Of Particular Significance

Creating a New Particle from the Annihilation of Two Others

POSTED BY Matt Strassler

POSTED BY Matt Strassler

ON 10/10/2012

[Long silence should be over for now; personal issues had to take precedence for a little while.]

Back to building up articles on how the Higgs field works! As part of the necessary background, I’ve added another general article on how particles and fields interact with each other to my series on Particles and Fields (with a little math — first-year university level.)

This one explains, among other things, how a small modification of the equations of motion for fields allows two particles of one type to annihilate and create a third one of a different type.  Examples of such phenomena include the collision and annihilation of a quark and an antiquark to form a Z particle, or the collision and annihilation of two gluons to form a Higgs particle. Particle decay is often just the time-reversed process.

Moreover, similar modifications of the equations are essential in allowing the Higgs field to give mass to other particles.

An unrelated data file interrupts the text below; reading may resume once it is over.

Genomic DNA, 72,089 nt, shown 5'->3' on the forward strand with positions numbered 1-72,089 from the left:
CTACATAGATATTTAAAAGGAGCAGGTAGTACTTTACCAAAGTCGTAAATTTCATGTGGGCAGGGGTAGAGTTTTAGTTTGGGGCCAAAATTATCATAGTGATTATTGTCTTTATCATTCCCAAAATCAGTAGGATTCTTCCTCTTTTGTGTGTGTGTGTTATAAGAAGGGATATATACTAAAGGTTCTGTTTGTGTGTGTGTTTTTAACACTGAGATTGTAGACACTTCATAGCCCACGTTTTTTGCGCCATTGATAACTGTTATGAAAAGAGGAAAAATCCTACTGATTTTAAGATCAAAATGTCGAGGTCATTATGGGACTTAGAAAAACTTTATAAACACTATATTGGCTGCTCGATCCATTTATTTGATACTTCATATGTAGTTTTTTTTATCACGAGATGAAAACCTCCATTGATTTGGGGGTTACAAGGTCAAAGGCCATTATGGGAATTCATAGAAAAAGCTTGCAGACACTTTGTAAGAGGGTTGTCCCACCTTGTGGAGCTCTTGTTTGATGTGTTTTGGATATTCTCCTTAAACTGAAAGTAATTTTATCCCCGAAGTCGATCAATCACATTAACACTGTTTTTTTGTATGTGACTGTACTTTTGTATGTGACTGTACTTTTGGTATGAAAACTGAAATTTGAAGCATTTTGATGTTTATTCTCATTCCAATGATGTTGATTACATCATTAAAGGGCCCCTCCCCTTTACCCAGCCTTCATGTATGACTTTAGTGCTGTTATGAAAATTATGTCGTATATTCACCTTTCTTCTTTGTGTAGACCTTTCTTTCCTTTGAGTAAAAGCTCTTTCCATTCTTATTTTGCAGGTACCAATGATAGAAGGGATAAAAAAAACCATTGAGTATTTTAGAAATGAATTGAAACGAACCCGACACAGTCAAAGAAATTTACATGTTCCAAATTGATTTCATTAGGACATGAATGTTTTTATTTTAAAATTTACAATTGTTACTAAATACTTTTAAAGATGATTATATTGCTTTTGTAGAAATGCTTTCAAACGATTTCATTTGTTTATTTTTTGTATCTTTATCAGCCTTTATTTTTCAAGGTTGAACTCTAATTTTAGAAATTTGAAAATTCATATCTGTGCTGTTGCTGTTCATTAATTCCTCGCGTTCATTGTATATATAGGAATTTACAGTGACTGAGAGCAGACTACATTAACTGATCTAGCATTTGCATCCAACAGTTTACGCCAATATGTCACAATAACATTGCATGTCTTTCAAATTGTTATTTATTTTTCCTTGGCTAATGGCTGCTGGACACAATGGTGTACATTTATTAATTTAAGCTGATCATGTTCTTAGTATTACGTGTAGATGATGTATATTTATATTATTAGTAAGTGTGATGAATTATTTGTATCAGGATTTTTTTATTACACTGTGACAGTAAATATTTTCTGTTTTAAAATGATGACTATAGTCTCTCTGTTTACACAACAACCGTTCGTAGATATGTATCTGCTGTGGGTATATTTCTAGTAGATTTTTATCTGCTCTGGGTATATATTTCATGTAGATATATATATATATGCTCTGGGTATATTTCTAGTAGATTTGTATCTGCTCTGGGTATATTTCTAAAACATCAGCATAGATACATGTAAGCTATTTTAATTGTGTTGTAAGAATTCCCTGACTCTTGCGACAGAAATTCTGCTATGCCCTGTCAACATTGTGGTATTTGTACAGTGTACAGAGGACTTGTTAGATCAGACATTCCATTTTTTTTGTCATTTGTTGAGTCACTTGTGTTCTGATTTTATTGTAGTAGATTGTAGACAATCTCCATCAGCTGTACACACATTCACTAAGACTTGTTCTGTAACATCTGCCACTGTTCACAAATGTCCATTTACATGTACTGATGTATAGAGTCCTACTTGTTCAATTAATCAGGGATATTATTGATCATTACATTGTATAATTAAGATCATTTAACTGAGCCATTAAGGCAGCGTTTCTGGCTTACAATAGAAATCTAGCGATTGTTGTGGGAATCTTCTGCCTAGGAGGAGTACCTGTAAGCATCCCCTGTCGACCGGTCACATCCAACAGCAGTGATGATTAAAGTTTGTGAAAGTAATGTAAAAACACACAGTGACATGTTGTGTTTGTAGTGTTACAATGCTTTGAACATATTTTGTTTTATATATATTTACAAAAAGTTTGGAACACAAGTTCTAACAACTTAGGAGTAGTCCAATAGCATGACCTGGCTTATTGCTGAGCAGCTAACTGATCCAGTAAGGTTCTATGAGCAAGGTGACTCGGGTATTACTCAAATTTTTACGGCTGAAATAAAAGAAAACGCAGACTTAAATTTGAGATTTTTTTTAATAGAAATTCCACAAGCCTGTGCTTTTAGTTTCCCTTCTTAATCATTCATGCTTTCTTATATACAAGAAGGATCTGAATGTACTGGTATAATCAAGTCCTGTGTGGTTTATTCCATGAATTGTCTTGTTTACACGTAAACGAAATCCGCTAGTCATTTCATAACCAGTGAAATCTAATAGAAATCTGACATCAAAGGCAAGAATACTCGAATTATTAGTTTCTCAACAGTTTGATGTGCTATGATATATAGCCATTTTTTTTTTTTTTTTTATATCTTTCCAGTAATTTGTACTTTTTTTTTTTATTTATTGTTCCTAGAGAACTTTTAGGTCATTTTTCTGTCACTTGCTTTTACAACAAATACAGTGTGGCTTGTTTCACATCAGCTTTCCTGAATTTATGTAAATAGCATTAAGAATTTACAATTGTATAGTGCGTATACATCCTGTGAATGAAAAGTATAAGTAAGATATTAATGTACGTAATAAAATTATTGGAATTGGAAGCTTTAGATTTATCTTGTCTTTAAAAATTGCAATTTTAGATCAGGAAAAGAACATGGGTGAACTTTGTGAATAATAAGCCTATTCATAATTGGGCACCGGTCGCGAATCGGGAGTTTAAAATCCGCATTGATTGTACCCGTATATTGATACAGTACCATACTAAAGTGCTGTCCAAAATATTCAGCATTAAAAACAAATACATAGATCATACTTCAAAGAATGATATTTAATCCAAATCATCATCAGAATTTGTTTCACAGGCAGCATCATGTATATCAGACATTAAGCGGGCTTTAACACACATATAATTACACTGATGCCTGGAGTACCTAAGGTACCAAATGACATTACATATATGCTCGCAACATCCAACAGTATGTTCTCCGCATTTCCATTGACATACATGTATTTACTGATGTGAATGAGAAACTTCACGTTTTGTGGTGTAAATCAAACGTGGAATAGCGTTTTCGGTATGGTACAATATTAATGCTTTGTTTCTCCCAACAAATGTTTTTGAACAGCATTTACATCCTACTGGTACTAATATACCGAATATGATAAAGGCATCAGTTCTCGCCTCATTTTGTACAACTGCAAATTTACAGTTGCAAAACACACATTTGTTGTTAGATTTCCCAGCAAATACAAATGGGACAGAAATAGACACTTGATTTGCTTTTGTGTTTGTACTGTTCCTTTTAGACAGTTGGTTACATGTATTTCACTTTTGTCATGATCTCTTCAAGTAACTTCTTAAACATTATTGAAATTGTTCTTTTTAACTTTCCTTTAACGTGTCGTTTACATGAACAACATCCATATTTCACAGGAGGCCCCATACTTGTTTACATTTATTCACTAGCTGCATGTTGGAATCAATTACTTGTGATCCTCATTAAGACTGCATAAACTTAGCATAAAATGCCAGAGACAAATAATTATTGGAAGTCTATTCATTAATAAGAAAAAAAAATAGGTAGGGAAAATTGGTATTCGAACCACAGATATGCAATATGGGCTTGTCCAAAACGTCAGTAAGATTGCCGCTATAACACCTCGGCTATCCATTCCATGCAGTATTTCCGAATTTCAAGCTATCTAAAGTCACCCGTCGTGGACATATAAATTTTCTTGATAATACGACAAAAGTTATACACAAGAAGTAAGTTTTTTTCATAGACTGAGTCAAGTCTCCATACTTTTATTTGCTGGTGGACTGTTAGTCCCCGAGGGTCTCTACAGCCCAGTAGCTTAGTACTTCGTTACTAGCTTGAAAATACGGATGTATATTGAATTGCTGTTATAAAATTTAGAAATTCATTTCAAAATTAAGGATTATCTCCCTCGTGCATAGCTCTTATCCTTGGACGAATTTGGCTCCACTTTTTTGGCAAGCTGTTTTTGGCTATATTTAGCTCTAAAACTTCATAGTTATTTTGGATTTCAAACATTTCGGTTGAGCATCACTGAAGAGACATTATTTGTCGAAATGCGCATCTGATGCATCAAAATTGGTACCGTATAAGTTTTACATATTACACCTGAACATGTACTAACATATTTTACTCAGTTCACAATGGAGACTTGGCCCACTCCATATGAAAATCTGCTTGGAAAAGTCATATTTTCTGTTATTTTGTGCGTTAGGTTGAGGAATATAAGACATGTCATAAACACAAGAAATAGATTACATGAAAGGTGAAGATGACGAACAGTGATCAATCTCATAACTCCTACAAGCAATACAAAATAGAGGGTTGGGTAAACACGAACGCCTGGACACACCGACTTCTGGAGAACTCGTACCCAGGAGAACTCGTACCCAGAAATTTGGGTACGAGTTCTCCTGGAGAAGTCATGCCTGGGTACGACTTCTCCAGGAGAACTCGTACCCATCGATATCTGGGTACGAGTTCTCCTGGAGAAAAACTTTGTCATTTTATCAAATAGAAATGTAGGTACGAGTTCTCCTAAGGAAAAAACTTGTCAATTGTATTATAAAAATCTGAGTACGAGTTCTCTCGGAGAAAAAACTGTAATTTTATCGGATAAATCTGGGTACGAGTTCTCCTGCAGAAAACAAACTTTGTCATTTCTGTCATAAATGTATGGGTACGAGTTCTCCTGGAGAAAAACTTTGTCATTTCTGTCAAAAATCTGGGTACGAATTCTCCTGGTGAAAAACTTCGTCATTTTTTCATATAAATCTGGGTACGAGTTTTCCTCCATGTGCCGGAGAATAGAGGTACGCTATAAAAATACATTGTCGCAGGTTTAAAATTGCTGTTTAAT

So this is one of the most important articles, and one of the most sophisticated, to appear on this website so far.  Although there are a couple of animations to help you visualize what is going on, to understand the text you will want to have read the other articles in the Particles and Fields series first.

Share via:


Leave a Reply


Buy The Book

A decay of a Higgs boson, as reconstructed by the CMS experiment at the LHC


Although I’ve been slowly revising the Higgs FAQ 2.0, this seemed an appropriate time to bring the Higgs FAQ on this website fully into the

POSTED BY Matt Strassler

POSTED BY Matt Strassler

ON 04/15/2024

The particle physics community is mourning the passing of Peter Higgs, the influential theoretical physicist and 2013 Nobel Prize laureate. Higgs actually wrote very few

POSTED BY Matt Strassler

POSTED BY Matt Strassler

ON 04/12/2024